On a more pragmatic basis, my family is happy in London. My wife’s job helps to pay our bills and my two kids were born and raised here. Funnily enough, years ago I had also been given advice by one of London’s veteran gallerists to open a gallery in Brussels or Cologne instead of in London post Brexit but I didn’t listen. Still, these two locations could be of interest to me for a second space, either on my own or via sharing initiatives with like minded gallerists, like Maison De Rendez Vous or Echo have done in Brussels and Cologne respectively.
Where is the gallery located?
Claas Reiss: The gallery is based in central London in the Regent’s Park Estate, an area of brutalist style, postwar high-rise council housing just north of Fitzrovia across Euston Road, a 5-minute walk from Frieze London and the sculpture park in Regent’s Park, and 5 tube lines all in 5-10 minutes walking distance. Fitzrovia increasingly has developed into the gallery hub for smaller London galleries while being nearby the established galleries, institutions and museums. It was important to me to be central and accessible while keeping costs low so that I can focus on my programme and show what it is important to me.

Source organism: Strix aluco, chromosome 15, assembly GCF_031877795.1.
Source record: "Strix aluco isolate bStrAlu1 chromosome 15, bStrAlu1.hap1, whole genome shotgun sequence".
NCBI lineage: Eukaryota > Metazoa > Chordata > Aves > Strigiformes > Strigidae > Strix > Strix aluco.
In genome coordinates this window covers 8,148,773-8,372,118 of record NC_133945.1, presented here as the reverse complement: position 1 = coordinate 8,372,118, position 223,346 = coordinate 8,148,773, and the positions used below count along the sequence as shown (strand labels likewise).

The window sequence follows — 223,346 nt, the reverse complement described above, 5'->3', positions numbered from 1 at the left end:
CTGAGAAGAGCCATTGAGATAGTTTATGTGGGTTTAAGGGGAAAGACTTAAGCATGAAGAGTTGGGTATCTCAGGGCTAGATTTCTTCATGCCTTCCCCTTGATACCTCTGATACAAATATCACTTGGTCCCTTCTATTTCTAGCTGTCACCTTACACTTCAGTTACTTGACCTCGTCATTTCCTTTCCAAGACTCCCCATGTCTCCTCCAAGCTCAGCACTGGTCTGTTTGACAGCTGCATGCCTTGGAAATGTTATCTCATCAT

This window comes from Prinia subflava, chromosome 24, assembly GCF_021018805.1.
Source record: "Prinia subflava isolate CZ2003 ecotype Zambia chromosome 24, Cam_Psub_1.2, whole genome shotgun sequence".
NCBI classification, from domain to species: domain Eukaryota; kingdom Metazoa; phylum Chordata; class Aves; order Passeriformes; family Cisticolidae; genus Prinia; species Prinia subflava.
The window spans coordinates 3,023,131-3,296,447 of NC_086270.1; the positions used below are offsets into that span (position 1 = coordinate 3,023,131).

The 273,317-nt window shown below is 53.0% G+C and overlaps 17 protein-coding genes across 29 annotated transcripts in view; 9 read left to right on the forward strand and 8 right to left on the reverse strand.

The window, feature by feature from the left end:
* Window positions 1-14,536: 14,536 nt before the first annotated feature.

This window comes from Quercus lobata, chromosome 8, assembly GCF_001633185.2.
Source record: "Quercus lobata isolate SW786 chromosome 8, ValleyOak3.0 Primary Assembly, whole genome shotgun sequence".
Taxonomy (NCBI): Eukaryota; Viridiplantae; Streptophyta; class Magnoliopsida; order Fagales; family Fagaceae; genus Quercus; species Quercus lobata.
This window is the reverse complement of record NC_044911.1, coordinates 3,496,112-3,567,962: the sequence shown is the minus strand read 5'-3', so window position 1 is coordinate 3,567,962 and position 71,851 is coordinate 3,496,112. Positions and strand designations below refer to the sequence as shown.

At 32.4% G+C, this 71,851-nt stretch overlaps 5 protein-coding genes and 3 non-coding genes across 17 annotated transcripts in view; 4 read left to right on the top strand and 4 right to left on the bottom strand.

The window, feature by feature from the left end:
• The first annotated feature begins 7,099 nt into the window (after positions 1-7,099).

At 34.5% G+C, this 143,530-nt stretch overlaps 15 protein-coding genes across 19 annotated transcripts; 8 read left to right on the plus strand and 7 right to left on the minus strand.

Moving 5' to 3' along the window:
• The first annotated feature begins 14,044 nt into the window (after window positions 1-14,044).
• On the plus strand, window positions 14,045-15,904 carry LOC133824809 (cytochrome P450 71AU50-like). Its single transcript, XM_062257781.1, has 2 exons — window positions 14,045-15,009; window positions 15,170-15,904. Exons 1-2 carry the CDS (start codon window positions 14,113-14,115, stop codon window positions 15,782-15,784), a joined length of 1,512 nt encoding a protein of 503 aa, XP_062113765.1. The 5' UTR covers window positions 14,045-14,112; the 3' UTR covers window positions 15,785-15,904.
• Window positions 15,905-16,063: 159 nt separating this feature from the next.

The gallery has 1,250 square feet, occupies the ground floor and lower level of a former newsagent retail unit and feels open and bright, with a full wall of glass facing the street. Many visitors have commented in the past that the gallery and the neighbourhood have a “European” feel, sometimes it reminds me of a mini version of Capitain Petzel in East Berlin.
Where are you originally from?
Claas Reiss: I’m from Germany, from which I moved to London some 22 years ago. Part of my family is from Hamburg, but I grew up in the South West of Germany, close to the French border.
Do you have a mid term plan?
Claas Reiss: I don’t have a defined mid term plan but have certain aspirations while staying focused on “new voices” in international contemporary painting.
I will announce my first artist representations in the very near future. My key aspiration is to build a community of artists around my programme and offer the artists I work with a growing set of opportunities. Taking part in fairs is an example, or the upcoming gallery residency at CFA in Milan. I also have an eye on and open ear for hosting and sharing initiatives and will host Philippa zu Knyphausen’s piloto pardo at the gallery in London during the period while I am in Milan. Opening a second space in Brussels is a possibility to give my artists exposure to the Belgian collecting community. At the same time I am conscious of the time and resources necessary to make growth sustainable for a one-man show like I am at the moment.
Could you elaborate on your decision to focus on painting?
Claas Reiss: Simply put, it is where my passion lies: I paint myself, I have collected paintings for over 20 years, have seen many painting shows and my eye is settled to be confident in my choices, focusing on quality without chasing trends. My reaction to paintings can be physical and, in the extreme, feels like gasping for air or pressure in my chest. Mostly I have this reaction for works where the process of painting and its materiality is visible. I also increasingly enjoy conceptual work which employs painting or draftsmanship as a tool.
Are you also interested in the secondary market?